Currently, all mining in Florida is subject to reclamation requirements. The Florida Department of Environmental Protection’s Mining and Minerals Regulation Program (MMR) is the state's lead agency in the regulation of mine reclamation. Reclamation standards are set forth in Chapter 378, Florida Statutes (F.S.). Phosphate mining is the most land-intensive of all commodities mined in Florida (phosphate, limestone, heavy minerals, sand, peat). Phosphate mining disturbs 5,000 - 6,000 acres of land annually. Approximately 25 - 30% of these lands are isolated wetlands or wetlands connected to waters of the state (contiguous wetlands).
The mined landform is generally a series of steep-sloped spoil piles with water-filled troughs. Reclamation construction consists of re-contouring and re-vegetation. Phosphate mining occurs primarily in the Central Florida area (in Polk, Hillsborough, Manatee, and Hardee counties). One mining company operates in North Florida (Hamilton County). All phosphate lands disturbed after July 1, 1975, are subject to mandatory reclamation requirements. Reclamation standards for phosphate lands are detailed in Chapter 62C-16 of the Florida Administrative Code (F.A.C.). Sixty-seven percent (67%) of the land mined for phosphate since July 1, 1975 have been reclaimed.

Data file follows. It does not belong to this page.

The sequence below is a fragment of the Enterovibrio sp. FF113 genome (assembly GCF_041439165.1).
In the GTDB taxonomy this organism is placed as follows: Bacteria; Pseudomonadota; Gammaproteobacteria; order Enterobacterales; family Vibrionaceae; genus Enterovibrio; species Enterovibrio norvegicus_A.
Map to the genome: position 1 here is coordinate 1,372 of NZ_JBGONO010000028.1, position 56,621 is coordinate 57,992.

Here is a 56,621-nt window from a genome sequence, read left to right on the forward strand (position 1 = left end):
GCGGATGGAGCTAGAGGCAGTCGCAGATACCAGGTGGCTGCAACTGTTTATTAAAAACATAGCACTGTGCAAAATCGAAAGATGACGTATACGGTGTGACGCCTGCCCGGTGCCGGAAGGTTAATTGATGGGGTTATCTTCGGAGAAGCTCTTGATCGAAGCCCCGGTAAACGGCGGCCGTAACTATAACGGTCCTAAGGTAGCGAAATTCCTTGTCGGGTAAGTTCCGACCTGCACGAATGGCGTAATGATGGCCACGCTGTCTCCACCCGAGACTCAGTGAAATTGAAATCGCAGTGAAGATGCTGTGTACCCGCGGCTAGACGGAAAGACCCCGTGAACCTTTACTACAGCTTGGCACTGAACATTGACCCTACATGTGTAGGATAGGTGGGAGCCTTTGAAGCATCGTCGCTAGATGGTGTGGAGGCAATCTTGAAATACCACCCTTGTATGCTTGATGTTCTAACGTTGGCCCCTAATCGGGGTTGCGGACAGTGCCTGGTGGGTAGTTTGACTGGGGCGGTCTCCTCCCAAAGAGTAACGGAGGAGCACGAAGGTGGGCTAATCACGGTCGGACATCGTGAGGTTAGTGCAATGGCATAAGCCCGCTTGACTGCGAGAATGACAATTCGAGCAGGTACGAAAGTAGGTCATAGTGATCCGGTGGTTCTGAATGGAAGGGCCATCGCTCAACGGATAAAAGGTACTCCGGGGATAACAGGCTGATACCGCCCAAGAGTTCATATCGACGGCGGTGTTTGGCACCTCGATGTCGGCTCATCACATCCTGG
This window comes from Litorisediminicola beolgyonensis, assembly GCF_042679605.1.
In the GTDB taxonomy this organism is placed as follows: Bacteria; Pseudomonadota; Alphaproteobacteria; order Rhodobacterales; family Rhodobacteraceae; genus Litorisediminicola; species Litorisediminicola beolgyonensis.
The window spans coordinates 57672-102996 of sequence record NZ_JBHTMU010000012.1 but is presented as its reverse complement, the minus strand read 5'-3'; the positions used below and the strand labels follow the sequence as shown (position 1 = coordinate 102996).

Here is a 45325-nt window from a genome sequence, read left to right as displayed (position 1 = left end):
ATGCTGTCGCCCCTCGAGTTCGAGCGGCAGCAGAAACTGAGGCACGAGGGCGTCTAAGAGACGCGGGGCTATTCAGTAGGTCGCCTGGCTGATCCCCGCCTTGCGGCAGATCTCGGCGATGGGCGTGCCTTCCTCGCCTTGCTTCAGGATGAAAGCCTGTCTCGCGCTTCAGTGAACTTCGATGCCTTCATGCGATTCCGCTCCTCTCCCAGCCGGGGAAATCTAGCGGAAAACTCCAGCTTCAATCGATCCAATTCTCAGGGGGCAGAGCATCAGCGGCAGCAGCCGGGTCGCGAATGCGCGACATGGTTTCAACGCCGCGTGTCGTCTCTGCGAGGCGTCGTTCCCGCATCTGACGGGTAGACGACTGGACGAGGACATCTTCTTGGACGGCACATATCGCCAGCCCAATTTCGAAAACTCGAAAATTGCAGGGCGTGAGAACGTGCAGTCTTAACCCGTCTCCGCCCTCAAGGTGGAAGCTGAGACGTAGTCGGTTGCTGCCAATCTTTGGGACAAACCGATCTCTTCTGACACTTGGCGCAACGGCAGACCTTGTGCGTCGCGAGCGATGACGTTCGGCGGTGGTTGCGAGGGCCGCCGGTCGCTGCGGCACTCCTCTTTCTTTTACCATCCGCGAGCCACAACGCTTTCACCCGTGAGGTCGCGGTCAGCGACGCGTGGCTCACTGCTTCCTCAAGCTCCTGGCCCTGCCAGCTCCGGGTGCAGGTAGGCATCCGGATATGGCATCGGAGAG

Technical issues include hydrology, water quality, wetland and other wildlife habitat replacement and mitigation, and waste clay disposal. The Integrated Habitat Network (IHN) plan, prepared by MMR, is the focus for the reclamation and permitting efforts for phosphate mining in Central Florida. The IHN provides for ecologically-based construction of wildlife corridors which are to be associated primarily with the land adjacent to major river systems and their tributaries.